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'Hobbit' sequel has comic touch

Bilbo turns tougher and more cunning and “The Hobbit”turns altogether more entertaining in “The Desolation of Smaug,”Peter Jackson's livelier, funnier and action-packed middle film in his trilogy based on J.R.R. Tolkien's slight delight of a novel.

It looks more like a fantasy — fantastical, with more murk and the otherworldly light of those mass-produced Thomas Kinkade paintings. Characters feel more distinct, with Martin Freeman's Bilbo making the transition from mere passenger on this dwarf's quest “beneath the Lonely Mountain” to the brains of the motley crew.

And there's just more going on. Jackson and company wisely tamper with the Holy Writ of Tolkien to invent a lady elf and to find Orlando Bloom's elf Legolas a part to play. They're more concerned with making this all a prelude to “The Lord of the Rings,” so foreshadowing and the suspicions of Gandalf the Grey (Ian McKellen) step to the fore.

That ups the ante, creates urgency and sets up a love triangle, just one of several elements that become cliffhangers before “The Desolation of Smaug” ends.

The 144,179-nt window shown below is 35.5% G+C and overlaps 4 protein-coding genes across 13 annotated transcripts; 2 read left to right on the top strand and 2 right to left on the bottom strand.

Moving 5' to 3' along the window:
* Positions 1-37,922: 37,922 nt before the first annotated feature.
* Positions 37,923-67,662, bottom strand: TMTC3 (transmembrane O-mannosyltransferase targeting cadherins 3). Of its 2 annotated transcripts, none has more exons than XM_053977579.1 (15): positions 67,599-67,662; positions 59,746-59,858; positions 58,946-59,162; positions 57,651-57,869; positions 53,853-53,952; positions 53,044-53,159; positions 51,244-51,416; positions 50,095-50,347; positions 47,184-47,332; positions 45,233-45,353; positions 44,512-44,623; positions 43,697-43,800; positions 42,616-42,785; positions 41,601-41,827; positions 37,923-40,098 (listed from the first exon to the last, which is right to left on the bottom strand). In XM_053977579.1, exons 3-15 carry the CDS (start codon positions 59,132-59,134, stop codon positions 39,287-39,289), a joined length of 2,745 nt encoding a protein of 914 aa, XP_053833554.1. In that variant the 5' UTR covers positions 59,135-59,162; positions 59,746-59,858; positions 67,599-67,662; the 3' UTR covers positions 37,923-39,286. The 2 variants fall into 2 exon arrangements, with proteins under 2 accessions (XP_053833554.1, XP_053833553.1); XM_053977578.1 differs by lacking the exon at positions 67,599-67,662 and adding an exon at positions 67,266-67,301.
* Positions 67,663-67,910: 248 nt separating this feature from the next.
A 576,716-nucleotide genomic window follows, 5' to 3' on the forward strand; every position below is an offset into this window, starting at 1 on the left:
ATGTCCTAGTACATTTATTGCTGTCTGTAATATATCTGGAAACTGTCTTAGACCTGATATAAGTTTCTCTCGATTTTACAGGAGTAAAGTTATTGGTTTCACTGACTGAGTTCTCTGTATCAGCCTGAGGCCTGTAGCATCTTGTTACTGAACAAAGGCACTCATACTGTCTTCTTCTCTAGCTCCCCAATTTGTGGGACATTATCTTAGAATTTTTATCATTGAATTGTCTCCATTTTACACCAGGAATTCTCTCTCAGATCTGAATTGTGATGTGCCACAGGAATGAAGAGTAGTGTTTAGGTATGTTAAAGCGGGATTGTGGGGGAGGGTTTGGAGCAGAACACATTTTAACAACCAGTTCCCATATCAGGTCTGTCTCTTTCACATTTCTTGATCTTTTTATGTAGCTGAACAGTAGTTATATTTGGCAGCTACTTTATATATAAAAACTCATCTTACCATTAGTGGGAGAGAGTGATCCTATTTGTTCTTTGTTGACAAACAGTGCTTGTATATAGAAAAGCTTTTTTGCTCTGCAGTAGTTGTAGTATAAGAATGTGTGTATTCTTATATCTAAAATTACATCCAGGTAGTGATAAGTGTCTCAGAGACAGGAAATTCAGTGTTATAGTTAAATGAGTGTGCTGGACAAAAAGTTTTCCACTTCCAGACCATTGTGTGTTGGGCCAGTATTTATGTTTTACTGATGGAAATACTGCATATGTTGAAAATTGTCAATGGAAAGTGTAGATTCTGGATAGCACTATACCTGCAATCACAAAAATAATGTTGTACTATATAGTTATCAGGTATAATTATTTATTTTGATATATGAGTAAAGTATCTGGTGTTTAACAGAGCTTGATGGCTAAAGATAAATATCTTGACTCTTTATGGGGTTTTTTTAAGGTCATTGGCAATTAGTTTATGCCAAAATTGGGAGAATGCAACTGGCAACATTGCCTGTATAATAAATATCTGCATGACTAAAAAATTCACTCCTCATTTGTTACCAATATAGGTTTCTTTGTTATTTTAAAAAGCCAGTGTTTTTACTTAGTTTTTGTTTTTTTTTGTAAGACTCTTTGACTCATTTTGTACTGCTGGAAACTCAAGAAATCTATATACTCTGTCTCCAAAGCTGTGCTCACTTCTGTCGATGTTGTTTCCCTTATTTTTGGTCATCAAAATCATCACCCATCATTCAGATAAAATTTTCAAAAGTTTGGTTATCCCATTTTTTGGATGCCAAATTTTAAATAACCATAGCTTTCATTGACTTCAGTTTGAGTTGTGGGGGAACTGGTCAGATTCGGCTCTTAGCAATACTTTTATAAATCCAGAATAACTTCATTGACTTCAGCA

The company of quarrelsome dwarfs led by Thorin Oakenshield (Richard Armitage) stumble through Mirkwood as they make their way through spiders, suspicious elves and Lake-town toward the Lonely Mountain, where they have a date with a dragon who wiped out their kingdom and stole a vast treasure. Bilbo, who found this magical ring he refuses to tell them about, saves their biscuits time and again.

Gandalf, worried that “The enemy has returned,” leaves them on their own, of course. So they stumble into Wood-elves, which is where Legolas and the lovely-but-deadly Tauriel (Evangeline Lilly) enter the story. Tauriel takes a shine to the tallest of the dwarfs. (No, it's not who you think.) Fans of the novel will be impressed with the gloom of Mirkwood (“Fell things creep beneath these trees.”) and the vast complex of the dwarf's city beneath The Lonely Mountain.

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